Posted on October 14, 2019

Obama, snowboards, and beer: the impact of Bits and Pretzels

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This marked the first year AAX headed to Bits and Pretzels, the three-day Munich-based founders festival that famously culminates in a massive networking events on the Oktoberfest grounds.

But, as our team found out, the jolly atmosphere of this “liquid networking”—like-minded people mingling and beer drinking under the decorated dome of the Schottenhamel tent—wasn’t the only memorable thing about Bits and Pretzels.

In fact, for AAX Head of Operations Otilia Otlacan, time spent in the Schottenhamel tent wasn’t even the aspect of Bits and Pretzels most conducive to networking. For her, that was the speakers.

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The theme of this year’s Bits and Pretzels was impact. This created an unofficial dialogue between the speakers: everyone pondered what it meant to be impactful.

“The talks ranged from companies trying to tackle food waste at the local level to multinational corporations thinking about supporting entrepreneurship and how to support women. People were really considering their impact onto communities,” says Otlacan.

What does the word impact mean for AAX? For CEO Frederick Leuschner, impact refers to directly to value exchange. “The ad ecosystem is a community in need of balance,” he says. “The ideal is a three-way equilibrium between publishers, advertisers, and users.”

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Obama, Snowboards, and Beer: The Impact of Bits and Pretzels

One of the most inspiring speakers, says Otlacan, was Donna Carpenter, CEO of Burton Snowboards. Carpenter spoke about her journey, dwelling specifically on the lessons she learned when she brought the company came across the Atlantic. Carpenter, an American outdoors, was new to Europe and a much of the knowledge she brought from home just wasn’t applicable.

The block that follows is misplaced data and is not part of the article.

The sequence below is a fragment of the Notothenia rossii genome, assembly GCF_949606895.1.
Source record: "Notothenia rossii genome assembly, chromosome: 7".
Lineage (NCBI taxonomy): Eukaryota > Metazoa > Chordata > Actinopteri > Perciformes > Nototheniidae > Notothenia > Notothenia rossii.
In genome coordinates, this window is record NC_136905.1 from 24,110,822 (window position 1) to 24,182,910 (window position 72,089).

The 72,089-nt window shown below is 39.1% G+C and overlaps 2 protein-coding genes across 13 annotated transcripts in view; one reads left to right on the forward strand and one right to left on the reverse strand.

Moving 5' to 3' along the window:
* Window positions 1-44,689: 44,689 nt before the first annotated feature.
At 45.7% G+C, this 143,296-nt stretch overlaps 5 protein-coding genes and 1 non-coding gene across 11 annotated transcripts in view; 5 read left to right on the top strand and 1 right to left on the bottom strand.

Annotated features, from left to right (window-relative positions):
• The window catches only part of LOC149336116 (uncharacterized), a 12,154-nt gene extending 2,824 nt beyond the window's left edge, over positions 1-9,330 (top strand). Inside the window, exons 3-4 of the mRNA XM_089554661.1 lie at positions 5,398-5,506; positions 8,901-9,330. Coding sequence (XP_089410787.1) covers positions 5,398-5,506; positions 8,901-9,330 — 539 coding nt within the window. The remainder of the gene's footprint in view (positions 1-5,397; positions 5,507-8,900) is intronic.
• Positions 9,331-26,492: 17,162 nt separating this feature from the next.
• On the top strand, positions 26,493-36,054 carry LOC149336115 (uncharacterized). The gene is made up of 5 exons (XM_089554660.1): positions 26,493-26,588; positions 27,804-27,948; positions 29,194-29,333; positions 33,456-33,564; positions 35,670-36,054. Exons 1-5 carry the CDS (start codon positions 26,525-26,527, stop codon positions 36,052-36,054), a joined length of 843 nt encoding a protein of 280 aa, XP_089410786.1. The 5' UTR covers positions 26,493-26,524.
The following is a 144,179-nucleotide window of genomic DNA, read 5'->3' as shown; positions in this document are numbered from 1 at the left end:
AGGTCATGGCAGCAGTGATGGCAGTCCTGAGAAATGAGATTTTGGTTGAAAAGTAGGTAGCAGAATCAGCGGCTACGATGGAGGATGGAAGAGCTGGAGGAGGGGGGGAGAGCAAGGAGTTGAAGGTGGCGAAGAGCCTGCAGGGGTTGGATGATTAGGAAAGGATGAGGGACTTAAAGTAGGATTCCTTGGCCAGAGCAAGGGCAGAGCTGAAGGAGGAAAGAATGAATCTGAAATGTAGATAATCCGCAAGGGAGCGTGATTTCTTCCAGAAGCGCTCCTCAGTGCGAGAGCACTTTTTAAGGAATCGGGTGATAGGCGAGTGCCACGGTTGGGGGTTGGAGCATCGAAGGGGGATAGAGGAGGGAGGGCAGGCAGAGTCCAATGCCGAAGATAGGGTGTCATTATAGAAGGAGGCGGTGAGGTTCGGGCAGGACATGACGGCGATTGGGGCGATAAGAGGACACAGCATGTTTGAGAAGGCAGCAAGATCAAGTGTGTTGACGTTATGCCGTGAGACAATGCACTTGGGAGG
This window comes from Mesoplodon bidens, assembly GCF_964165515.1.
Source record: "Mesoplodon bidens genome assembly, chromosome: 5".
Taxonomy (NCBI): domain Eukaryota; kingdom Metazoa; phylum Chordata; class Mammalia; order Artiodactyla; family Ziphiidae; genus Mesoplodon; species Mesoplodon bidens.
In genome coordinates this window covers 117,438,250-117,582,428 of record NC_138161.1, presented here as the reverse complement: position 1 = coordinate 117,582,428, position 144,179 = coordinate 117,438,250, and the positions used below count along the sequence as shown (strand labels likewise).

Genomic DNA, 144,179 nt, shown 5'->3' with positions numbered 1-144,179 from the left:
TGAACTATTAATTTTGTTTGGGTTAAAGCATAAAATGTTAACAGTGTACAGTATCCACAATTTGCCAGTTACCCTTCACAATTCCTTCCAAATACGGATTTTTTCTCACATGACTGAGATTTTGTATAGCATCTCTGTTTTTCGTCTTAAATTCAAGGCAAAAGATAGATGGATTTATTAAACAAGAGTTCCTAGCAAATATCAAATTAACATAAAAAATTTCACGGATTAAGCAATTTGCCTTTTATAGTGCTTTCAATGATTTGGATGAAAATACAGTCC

“If I had to distill her message,” says Otlacan, “it would be that, in order to be impactful, you ask for input, ask for help, and listen to feedback.” That message is especially vital, thinks Otlacan, in the fast-moving and ever-evolving start up environment.

The message of impact was also strengthened by Bits and Pretzels designation as a festival for founders. “What you saw was diversity in mission,” says Leuschner. “By building events around founders, the focus becomes centered around a particular stage in business instead of a particular industry. It becomes about helping people who are all at the same step.”

Barack Obama’s Secret To Success

Of course, no discussion of Bits and Pretzels 2019 is complete without mention of the star speaker: Barack Obama.

“His focus on leadership wasn’t just applicable at an entrepreneurship event,” says Otlacan. “It managed to link these large concepts of responsibility and global thinking back to start-ups.”

Obama stressed the importance of diversity, both in a larger context and within a team. “All of us have blind spots,” he said. “We have strengths, but we also have weaknesses. We have different perspectives. The greater mix of people I had around me […] with common values but different perspectives, experiences, and strengths, the more likely it was that we’d have fresh eyes and fresh approaches to problems.”

The environment of Obama’s talk, a hall packed with a mix of 5,000 attendees, helped bring these words into reality. It’s all too possible to lose sight of where we exist as part of a larger ecosystem and participating in acts of community—like coming together for a festival—can help you reconnect with a sense of being part of something.